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Tunisia: the backlash in women‘s rights amid the rocky political transition

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The announcement of the long awaited new government in Tunisia coincided with International Women‘s Day. Ironically, only 3 women were appointed in the new cabinet. The exclusion of women from key posts in the government is not a new phenomenon in the history of modern Tunisia.

Meriem Dhaouadi
12 March 2013

 The announcement of the long awaited new government in Tunisia coincided with International Women‘s Day. Ironically, only 3 women were appointed in the new cabinet. The exclusion of women from key posts in the government is not a new phenomenon in the history of modern Tunisia. Under, the former president Ben Ali, women were denied access to high ranking decision position making as well. Under the dictatorship, women‘s status in Tunisia was embellished to the outside world. Tunisian women were among the more liberal and empowered women in the region in the Secular North African country this was the image projected in the mainstream media. However, the police state feared the potential of rebellious women in subverting the status quo and made oppressing women one of the premises of the survival of the regime. Beyond the Westernized image of modernization propagated by the one rule regime, women experienced discrimination and emasculation at the hands of the state institutions especially that that the social realities (high unemployment and poverty) further aggravated their plights.

Frustration over deterioration freedoms and blatant injustices has driven more women to become politically active citizens. Prior to the revolution women activists were harassed and intimidated but never grew weary to fight for their cause. I remember Fatma Arabica , a young Tunisian blogger who was arrested back in 2009 simply because she spoke out for rights in her blog. I also remember ordinary women demonstrating in the streets holding the Tunisian flag high and chanting the people want the fall of the regime only two years ago. The gesture of The widow of Chokri Belaid, the recently assassinated leftist politicians, displaying the V for Victory sign with her fingers in the day of the funeral of her husband blew my  mind."Pleurer j'aurai le temps. C'est pas grave. Maintenant il faut lutter".( I will have the time to grieve it is no problem. Now it is time to continue the struggle) Said Basma Khalfaoui.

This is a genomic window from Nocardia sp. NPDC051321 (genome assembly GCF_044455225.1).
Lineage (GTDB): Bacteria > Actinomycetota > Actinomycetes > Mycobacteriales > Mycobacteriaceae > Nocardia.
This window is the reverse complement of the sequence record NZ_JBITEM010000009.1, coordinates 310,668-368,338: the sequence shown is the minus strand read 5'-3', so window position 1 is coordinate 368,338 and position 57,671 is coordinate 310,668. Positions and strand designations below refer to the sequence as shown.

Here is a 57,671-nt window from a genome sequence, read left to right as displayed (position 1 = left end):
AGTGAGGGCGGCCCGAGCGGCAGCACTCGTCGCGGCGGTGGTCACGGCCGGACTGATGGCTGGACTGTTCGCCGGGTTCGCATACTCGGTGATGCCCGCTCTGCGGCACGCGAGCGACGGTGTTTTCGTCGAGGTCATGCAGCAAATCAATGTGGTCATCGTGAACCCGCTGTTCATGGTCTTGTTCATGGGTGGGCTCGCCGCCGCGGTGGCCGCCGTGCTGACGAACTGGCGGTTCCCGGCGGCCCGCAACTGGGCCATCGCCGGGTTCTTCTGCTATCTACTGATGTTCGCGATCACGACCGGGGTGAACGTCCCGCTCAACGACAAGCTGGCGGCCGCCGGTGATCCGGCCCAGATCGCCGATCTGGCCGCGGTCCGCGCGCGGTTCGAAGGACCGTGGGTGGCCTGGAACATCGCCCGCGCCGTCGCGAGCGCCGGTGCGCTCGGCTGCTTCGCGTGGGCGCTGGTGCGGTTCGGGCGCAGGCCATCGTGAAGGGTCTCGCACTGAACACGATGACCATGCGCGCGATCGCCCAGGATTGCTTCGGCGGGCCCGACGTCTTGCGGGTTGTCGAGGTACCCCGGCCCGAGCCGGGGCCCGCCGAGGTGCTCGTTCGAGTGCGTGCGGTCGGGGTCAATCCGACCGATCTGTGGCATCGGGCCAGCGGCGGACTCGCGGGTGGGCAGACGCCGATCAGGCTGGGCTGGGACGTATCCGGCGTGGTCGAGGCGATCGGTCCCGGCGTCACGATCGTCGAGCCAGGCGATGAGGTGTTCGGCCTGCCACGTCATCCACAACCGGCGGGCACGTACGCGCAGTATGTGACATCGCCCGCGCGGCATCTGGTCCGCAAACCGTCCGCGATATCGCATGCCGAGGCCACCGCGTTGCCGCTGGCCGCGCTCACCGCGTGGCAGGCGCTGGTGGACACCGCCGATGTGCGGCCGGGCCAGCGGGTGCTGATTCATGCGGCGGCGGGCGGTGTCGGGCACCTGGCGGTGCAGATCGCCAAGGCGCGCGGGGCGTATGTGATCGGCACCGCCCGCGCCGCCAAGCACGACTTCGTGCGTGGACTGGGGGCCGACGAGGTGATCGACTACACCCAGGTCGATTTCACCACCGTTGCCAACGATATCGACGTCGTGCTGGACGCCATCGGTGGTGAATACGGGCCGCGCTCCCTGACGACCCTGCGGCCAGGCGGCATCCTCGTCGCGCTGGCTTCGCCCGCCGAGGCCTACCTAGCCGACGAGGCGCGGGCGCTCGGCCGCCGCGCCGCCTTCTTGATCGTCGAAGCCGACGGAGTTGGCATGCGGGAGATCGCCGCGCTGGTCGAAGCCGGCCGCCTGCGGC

The struggle continues

Understanding the status of women today in Tunisia is rather a complex issue since the realities of women today stem mainly from the policies of the old regime and the culture at large that favor men over women.  This however does not negate the fact that women‘s rights are threatened in the midst of the political turmoil today.

 The ambiguity of the wording of article 148 of the draft constitution may jeopardize the already gained rights of women since it emphasizes that “Islam being the religion of the state”. A possible interpretation of the article may reintroduce polygamy in the Tunisian society since in Islamic Jurisprudence (sharia) polygamy is tolerated. Polygamy is prohibited under the Tunisian Personal Status code since 1957. Tunisia can also brag about the underlying of the value of equality between men and women in citizenship rights.

The current reality of women in Tunisia is also shaped by fear of the extremist ideologies that thrived following the fall of the old order. The lack of security and the rising of violence add to the climate of fear that may hamper women from fulfilling themselves and cherish the freedoms they gained following the ousting of the old regime. Abuse of women is still tolerated especially in the climate of weakening rule of law and high rate of crimes. Only last October, Meriem was ruthlessly raped by two policemen and thus was humiliated when reported the incident to be brought to the court on charges of immorality and public indecency. The victim was at last cleaned from charges but only after she was stigmatized in the courts and in the streets only because she dared to bring her perpetrators to the court. In the absence of robust recognition of women’s rights, the combat for equal opportunities and against violations of women ‘s rights, the road seems to be painfully long to mark a turning point in the road towards meaningful equality between citizens in Tunisia.

To ensure an inclusive and smooth transition, women should not be ignored. Indeed the political dimension is just one element of women empowerment yet it is a significant means for upgrading the status of women in the process of democratization. Can Tunisia make progress towards democracy while almost half of its population remains marginalized? The increase of opportunities for women to get into the realm of decision making is indispensable if we want to set the example of a young democratic country.

 The participation of women in writing a new chapter in the history of Tunisia back in 2010 and long before should translate in more gains for women’s rights. The earlier achievements of women must not be lost today in the new constitution. In post revolution Tunisia, women are entitled to reaching political posts. Women are eligible to participate in determining the future of this country.

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